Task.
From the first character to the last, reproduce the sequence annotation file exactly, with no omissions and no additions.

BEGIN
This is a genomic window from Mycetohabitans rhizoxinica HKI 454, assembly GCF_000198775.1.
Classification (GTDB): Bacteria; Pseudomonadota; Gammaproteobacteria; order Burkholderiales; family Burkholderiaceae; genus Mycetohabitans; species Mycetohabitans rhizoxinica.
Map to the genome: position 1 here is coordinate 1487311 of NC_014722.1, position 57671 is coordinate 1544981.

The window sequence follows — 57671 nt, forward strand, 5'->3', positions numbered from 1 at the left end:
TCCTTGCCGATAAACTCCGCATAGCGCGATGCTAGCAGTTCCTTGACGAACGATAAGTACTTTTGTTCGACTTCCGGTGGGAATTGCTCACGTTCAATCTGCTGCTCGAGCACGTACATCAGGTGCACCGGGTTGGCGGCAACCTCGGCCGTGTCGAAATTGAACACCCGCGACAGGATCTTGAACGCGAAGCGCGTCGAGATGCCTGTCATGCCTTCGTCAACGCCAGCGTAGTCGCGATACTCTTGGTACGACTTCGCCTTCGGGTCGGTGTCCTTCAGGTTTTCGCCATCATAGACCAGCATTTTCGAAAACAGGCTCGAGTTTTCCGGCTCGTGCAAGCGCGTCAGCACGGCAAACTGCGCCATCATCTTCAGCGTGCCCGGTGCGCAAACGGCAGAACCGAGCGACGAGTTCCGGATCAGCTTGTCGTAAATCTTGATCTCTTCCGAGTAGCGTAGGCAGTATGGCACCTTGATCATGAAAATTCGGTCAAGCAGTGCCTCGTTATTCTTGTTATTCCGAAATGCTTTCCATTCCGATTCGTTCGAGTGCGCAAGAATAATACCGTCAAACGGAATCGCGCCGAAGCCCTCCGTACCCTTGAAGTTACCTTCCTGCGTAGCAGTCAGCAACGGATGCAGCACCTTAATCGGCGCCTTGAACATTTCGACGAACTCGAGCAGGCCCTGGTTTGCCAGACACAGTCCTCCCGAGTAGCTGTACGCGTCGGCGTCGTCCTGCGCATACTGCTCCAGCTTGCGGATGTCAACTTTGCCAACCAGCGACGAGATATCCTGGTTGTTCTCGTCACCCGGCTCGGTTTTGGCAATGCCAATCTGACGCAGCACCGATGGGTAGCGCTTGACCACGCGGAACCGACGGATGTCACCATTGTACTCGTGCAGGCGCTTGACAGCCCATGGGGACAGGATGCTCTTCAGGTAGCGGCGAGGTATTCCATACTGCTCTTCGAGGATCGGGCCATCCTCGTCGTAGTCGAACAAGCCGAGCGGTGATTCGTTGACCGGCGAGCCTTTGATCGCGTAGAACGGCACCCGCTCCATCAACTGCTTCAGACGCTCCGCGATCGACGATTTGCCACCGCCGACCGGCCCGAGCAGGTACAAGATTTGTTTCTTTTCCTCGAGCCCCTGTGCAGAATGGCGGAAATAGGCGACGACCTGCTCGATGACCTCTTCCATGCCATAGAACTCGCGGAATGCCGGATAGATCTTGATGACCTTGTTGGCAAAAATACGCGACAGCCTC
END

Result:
This is a genomic window from Mycetohabitans rhizoxinica HKI 454, assembly GCF_000198775.1.
Classification (GTDB): Bacteria; Pseudomonadota; Gammaproteobacteria; order Burkholderiales; family Burkholderiaceae; genus Mycetohabitans; species Mycetohabitans rhizoxinica.
Map to the genome: position 1 here is coordinate 1487311 of NC_014722.1, position 57671 is coordinate 1544981.

The window sequence follows — 57671 nt, forward strand, 5'->3', positions numbered from 1 at the left end:
TCCTTGCCGATAAACTCCGCATAGCGCGATGCTAGCAGTTCCTTGACGAACGATAAGTACTTTTGTTCGACTTCCGGTGGGAATTGCTCACGTTCAATCTGCTGCTCGAGCACGTACATCAGGTGCACCGGGTTGGCGGCAACCTCGGCCGTGTCGAAATTGAACACCCGCGACAGGATCTTGAACGCGAAGCGCGTCGAGATGCCTGTCATGCCTTCGTCAACGCCAGCGTAGTCGCGATACTCTTGGTACGACTTCGCCTTCGGGTCGGTGTCCTTCAGGTTTTCGCCATCATAGACCAGCATTTTCGAAAACAGGCTCGAGTTTTCCGGCTCGTGCAAGCGCGTCAGCACGGCAAACTGCGCCATCATCTTCAGCGTGCCCGGTGCGCAAACGGCAGAACCGAGCGACGAGTTCCGGATCAGCTTGTCGTAAATCTTGATCTCTTCCGAGTAGCGTAGGCAGTATGGCACCTTGATCATGAAAATTCGGTCAAGCAGTGCCTCGTTATTCTTGTTATTCCGAAATGCTTTCCATTCCGATTCGTTCGAGTGCGCAAGAATAATACCGTCAAACGGAATCGCGCCGAAGCCCTCCGTACCCTTGAAGTTACCTTCCTGCGTAGCAGTCAGCAACGGATGCAGCACCTTAATCGGCGCCTTGAACATTTCGACGAACTCGAGCAGGCCCTGGTTTGCCAGACACAGTCCTCCCGAGTAGCTGTACGCGTCGGCGTCGTCCTGCGCATACTGCTCCAGCTTGCGGATGTCAACTTTGCCAACCAGCGACGAGATATCCTGGTTGTTCTCGTCACCCGGCTCGGTTTTGGCAATGCCAATCTGACGCAGCACCGATGGGTAGCGCTTGACCACGCGGAACCGACGGATGTCACCATTGTACTCGTGCAGGCGCTTGACAGCCCATGGGGACAGGATGCTCTTCAGGTAGCGGCGAGGTATTCCATACTGCTCTTCGAGGATCGGGCCATCCTCGTCGTAGTCGAACAAGCCGAGCGGTGATTCGTTGACCGGCGAGCCTTTGATCGCGTAGAACGGCACCCGCTCCATCAACTGCTTCAGACGCTCCGCGATCGACGATTTGCCACCGCCGACCGGCCCGAGCAGGTACAAGATTTGTTTCTTTTCCTCGAGCCCCTGTGCAGAATGGCGGAAATAGGCGACGACCTGCTCGATGACCTCTTCCATGCCATAGAACTCGCGGAATGCCGGATAGATCTTGATGACCTTGTTGGCAAAAATACGCGACAGCCTC